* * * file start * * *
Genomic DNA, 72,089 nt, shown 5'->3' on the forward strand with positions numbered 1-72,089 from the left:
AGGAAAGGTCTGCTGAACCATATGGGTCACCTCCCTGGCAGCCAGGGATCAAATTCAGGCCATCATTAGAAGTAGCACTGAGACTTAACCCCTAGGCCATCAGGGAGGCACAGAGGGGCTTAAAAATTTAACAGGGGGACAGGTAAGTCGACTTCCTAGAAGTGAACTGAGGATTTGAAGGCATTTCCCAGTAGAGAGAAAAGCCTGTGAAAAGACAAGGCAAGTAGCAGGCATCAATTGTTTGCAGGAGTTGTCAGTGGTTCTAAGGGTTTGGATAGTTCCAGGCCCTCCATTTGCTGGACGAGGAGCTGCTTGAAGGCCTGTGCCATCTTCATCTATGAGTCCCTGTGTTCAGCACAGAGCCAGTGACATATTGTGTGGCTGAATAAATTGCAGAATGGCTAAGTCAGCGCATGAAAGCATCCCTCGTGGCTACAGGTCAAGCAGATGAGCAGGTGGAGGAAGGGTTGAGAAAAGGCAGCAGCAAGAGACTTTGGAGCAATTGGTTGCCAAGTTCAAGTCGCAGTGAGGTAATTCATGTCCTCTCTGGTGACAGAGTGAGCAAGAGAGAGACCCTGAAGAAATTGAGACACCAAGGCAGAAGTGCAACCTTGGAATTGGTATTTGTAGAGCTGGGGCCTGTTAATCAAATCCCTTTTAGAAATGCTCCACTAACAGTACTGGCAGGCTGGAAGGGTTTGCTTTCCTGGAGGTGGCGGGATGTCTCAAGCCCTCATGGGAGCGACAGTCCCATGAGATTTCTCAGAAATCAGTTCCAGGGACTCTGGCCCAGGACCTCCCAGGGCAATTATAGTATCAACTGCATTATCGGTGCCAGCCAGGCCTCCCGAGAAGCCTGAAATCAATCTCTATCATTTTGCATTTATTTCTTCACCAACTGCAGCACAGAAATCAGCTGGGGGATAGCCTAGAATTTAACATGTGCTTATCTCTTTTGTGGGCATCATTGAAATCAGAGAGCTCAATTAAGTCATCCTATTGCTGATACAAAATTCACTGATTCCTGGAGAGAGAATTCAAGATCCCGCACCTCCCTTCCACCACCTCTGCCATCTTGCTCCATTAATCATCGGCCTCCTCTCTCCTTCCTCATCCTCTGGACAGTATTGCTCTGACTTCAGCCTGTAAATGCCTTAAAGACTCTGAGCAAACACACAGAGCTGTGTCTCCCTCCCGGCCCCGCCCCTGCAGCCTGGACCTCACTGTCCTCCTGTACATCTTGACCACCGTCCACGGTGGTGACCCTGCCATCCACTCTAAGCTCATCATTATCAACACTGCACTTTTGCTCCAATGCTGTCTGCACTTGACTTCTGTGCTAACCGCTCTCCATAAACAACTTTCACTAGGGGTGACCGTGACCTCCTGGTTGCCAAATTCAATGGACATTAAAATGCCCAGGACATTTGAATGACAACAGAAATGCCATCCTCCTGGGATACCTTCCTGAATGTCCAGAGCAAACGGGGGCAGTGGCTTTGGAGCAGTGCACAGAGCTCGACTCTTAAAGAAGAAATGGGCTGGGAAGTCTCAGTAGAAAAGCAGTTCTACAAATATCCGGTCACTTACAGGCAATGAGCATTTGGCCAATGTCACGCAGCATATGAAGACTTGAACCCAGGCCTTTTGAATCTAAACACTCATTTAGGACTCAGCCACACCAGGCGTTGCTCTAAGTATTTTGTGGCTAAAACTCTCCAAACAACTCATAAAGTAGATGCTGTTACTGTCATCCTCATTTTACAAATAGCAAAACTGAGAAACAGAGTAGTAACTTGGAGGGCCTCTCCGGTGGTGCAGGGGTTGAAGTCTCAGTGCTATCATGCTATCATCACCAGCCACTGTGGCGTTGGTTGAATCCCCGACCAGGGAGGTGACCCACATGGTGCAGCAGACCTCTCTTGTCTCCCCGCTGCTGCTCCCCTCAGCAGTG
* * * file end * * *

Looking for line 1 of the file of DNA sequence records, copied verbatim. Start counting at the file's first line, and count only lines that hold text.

Genomic DNA, 72,089 nt, shown 5'->3' on the forward strand with positions numbered 1-72,089 from the left: